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Parks, lawns and baseball diamonds: How Habs fans are watching the Stanley Cup final

Despite pandemic restrictions and a cap on the number of people allowed at Montreal’s Bell Centre, Habs fans are finding creative ways to gather to watch their team’s unexpected playoff run.

“It’s crazy,” said Stuart Saunders, who describes himself as a die-hard Montreal Canadiens fan. “I was at the last Stanley Cup parade in ’93, so it’s been a while.”

For the resident of Otterburn Park, a town about 40 kilometres east of Montreal, being able to watch the playoff run with fellow fans in the wake of pandemic isolation is critical.

While the entire province of Quebec is now under the green alert level, meaning looser restrictions, there are still limits on meeting indoors. 

stuart saunders montreal canadiens viewing party
Stuart Saunders installed a 180-inch screen to enjoy the Stanley Cup final with his neighbours in his front yard. (Submitted by Stuart Saunders)

Viewing parties bring neighbours together

And with the playoff run stretching into summer and tickets limited and pricey, the potential for outdoor viewing is high. 

That’s why Saunders took it upon himself to host viewing parties in his front yard, equipped with a 180-inch screen and large Bluetooth speakers for his neighbours’ enjoyment. 

“Everybody’s been shut in for so long,” said Saunders. “Since the start of the pandemic, we haven’t seen anybody.”

Similar viewing parties can be spotted (and heard, when the home team scores) on lawns, balconies, rooftop patios and parks throughout the province.

organizers of viewing party in girouard park
Patrick Béland, left, and Omar Hafez started screening games using a projector and a sheet in Montreal’s Notre-Dame-de-Grâce Park during the first round of the playoffs. (Louis-Marie Philidor/CBC)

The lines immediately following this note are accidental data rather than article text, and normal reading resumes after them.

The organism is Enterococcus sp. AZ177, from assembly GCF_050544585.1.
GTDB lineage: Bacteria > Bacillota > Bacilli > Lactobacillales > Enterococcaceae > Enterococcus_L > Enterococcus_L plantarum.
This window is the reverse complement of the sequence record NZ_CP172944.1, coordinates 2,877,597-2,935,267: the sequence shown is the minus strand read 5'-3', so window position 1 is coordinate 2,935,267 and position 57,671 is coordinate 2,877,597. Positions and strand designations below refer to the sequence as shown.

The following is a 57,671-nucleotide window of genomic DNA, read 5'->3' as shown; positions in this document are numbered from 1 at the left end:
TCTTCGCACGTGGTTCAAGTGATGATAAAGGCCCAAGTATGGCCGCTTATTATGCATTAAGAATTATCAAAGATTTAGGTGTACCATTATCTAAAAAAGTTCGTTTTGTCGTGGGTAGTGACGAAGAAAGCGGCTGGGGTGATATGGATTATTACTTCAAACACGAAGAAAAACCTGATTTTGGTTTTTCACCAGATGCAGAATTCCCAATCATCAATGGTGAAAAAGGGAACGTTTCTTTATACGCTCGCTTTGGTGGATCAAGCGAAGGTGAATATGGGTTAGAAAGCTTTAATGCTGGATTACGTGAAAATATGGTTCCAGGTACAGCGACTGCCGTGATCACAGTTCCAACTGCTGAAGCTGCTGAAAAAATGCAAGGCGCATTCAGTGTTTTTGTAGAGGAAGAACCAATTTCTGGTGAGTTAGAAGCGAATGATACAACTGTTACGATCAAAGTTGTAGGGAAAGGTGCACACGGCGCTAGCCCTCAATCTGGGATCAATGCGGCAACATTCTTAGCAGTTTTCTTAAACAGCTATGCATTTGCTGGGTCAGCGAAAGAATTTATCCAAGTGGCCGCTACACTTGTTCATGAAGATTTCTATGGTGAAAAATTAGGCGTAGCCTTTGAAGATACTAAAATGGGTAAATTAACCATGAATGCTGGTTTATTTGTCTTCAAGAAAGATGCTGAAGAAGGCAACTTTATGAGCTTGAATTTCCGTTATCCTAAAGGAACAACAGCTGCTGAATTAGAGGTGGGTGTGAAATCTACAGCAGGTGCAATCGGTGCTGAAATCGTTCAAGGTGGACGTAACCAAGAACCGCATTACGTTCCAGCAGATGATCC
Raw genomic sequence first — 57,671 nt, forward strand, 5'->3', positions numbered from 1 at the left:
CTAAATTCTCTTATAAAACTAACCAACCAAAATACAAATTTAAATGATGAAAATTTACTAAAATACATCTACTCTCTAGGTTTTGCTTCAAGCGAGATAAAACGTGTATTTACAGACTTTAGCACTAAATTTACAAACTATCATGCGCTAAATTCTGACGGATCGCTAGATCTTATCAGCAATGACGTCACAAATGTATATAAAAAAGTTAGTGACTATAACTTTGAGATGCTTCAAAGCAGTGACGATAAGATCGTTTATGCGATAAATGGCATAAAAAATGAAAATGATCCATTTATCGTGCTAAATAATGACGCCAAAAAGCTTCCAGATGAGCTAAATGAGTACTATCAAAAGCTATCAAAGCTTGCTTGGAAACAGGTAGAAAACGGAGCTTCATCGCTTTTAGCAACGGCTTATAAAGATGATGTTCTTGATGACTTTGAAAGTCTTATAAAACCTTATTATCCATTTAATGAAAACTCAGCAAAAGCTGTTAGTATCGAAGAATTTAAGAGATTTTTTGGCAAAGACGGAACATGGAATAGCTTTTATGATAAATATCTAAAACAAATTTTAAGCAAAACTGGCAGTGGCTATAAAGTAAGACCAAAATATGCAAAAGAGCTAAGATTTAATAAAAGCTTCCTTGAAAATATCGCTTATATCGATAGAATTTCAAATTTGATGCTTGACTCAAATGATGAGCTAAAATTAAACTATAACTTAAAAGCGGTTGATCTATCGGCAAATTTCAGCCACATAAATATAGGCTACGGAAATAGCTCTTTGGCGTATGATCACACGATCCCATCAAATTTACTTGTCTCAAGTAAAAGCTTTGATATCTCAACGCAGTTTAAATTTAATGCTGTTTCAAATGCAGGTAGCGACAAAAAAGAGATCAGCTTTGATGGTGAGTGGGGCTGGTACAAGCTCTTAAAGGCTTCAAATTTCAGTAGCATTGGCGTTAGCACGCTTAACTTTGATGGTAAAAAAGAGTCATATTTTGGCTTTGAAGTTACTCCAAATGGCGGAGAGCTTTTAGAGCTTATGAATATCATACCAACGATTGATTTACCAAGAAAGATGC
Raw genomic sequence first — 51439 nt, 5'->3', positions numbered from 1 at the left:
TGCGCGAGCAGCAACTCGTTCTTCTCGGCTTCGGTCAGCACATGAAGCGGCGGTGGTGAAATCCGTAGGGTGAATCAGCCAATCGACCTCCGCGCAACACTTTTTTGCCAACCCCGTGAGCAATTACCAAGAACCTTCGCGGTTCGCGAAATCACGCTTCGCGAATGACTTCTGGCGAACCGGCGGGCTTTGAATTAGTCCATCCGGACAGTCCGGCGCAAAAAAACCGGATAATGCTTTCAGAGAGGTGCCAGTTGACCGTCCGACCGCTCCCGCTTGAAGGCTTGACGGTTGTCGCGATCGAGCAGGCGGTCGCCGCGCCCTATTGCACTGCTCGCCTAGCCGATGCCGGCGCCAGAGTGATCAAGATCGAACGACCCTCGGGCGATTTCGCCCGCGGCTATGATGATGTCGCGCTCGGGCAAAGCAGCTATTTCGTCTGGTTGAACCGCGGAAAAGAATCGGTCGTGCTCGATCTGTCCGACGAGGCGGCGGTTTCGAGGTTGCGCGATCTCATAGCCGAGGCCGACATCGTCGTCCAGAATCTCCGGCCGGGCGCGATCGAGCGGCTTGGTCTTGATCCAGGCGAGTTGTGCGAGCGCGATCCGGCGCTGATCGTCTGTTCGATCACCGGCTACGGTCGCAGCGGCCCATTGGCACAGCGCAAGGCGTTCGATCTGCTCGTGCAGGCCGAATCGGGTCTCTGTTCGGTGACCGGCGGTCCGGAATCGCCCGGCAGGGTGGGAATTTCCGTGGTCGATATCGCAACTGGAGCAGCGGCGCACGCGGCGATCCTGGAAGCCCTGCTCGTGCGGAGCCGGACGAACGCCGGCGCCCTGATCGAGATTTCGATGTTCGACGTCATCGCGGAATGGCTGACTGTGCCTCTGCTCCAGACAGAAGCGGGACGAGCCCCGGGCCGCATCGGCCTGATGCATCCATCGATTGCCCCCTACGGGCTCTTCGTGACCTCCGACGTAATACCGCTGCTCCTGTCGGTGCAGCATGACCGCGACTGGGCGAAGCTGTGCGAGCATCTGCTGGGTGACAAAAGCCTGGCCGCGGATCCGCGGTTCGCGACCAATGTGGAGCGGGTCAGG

Hockey on a baseball diamond

Patrick Béland and Omar Hafez began screening NHL games at the baseball diamond in Notre-Dame-de-Grâce Park during the first round of the playoffs, when the Habs eliminated the Toronto Maple Leafs.

The crowd, sitting on picnic blankets and camping chairs, now fills much of the infield. 

“We just wanted a way to watch the game with our friends, outside,” said Béland.

“Because of COVID, we didn’t want to make a huge party at somebody’s house and we just wanted to make the Habs games accessible to people in these difficult times.”

The organizers hang a white sheet measuring roughly 150 inches against the backstop as a makeshift screen, and a projector streams the game, with sounds of the broadcast coming from rented speakers.

ndg park
Fans gather at a makeshift screen on the baseball diamond in Notre-Dame-de-Grâce Park Monday to watch Game 1 of the Stanley Cup final. (Benjamin Shingler/CBC)

“The best way to watch these games is together, under one screen basically. We’re really happy to see the turnout,” said Hafez, adding they enjoy watching the games in what they consider their neighbourhood backyard. 

“I’m coming here till we bring the cup over here, that’s our goal.”

Canadiens ask for Bell Centre capacity increase

For now, the Bell Centre is limited to 3,500 spectators per game under rules set by the Quebec’s Health Ministry. The Montreal Canadiens organization has asked the government to allow the Bell Centre to admit 10,500 spectators, half its capacity. 

Montreal Mayor Valérie Plante said Monday that she is still trying to come up with ways to organize outdoor viewings but admitted public health guidelines make the task difficult.

cafe vito
Café Vito in Villeray serves Habs fans by night and Euro Cup fans by day. (Submitted by Vito Azzue)

Many businesses, though, have managed to adapt. 

Vito Azzue, who runs Café Vito in Montreal’s Villeray neighbourhood, screens Euro Cup games during the day and Habs games at night.

“When we first initially started it was just for among friends and family, and then it grew into a real crowd,” he said. “And that’s why everyone comes here, because they became family with each other.” 

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